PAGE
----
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Weight loss surgery and antibiotics - using research to make health-related decisions

Decisions, decisions, decisions

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I don't know about you, but when I'm trying to make a decision, I often make lists. These lists might feature pros & cons or knowns & known unknowns. My lists typically consist of whatever seems most helpful to me as I sort through my thoughts and feelings on whatever topic it is that I'm tackling.

When it comes to making health-related decisions, I often find myself turning to comparative effectiveness research to help flesh out my lists and to help inform my decisions. You might not have heard of comparative effectiveness research before (or you could be very familiar with it), but I think it's super helpful when you're trying to make health-related decisions.

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QUICK TAKE on recently published research: A Tale of Two EHRs

doctor holding patient's hand at bedside (b/w)

Perhaps, like me, you're old enough to remember when doctors kept paper records to document your health and medical care (variously called a medical record, file or chart). I certainly remember those days... along with floppy disks, tape decks and rotary phones. And, while I always assumed that there might be idiosyncrasies in how each doctor or medical practice documented my health care, I sort of figured that the patient charts from different medical practices were more similar than they were different. Once paper records became less common and electronic health record (EHR) systems became the norm that assumption just transferred over to how I thought about EHR systems.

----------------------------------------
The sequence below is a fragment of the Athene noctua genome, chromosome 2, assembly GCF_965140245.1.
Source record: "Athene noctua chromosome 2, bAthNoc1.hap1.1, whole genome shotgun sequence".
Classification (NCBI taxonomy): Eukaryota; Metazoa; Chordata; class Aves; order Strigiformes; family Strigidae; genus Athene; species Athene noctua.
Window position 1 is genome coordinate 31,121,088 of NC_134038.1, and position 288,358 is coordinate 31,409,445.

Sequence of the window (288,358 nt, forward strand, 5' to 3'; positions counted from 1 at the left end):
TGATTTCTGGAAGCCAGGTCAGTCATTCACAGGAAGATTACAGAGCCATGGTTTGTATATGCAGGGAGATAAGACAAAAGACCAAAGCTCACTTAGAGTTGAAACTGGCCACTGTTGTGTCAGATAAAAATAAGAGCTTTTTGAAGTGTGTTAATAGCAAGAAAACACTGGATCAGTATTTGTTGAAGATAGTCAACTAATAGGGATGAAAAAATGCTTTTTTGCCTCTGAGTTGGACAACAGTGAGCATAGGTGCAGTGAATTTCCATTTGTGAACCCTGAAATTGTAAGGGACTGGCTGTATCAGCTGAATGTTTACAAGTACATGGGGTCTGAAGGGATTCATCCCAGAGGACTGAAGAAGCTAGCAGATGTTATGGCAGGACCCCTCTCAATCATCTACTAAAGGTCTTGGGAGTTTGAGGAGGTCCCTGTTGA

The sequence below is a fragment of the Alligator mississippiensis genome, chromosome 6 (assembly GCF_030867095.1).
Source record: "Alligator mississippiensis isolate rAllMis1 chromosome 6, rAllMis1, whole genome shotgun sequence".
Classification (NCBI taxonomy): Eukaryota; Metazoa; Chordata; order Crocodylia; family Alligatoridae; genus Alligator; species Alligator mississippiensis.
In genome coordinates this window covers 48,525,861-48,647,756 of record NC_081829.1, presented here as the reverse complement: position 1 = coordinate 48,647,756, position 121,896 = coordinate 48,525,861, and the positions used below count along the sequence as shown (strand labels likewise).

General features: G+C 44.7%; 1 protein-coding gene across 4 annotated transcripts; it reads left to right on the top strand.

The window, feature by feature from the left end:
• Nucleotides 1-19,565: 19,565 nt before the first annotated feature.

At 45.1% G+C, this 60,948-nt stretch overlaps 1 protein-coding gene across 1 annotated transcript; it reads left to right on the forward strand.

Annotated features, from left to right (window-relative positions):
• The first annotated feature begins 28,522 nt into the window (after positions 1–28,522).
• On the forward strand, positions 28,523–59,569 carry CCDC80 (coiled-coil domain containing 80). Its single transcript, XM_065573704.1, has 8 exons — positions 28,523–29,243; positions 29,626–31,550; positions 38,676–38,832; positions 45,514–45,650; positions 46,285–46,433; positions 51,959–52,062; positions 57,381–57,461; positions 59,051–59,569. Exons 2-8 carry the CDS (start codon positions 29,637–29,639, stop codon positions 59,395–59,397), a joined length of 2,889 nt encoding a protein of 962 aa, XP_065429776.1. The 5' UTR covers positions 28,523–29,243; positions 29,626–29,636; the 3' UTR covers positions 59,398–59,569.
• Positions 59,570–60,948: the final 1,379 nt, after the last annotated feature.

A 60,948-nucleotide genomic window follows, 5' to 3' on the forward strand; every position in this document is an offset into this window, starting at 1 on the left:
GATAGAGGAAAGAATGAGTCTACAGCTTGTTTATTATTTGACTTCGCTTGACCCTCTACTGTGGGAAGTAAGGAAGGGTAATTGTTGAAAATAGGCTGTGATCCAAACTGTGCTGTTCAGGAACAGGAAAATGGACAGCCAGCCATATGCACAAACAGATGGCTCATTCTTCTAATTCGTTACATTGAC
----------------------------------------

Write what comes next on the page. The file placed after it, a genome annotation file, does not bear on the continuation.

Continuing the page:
This is surprising to me for a few reasons. I see different doctors (who are part of different medical practices altogether), but they use an EHR from the same company. I know this because the patient portal that I access is the same for both, but I have to make sure that I'm logging into the right version of that EHR's patient portal or I'm communicating with the wrong office about medications and appointments.

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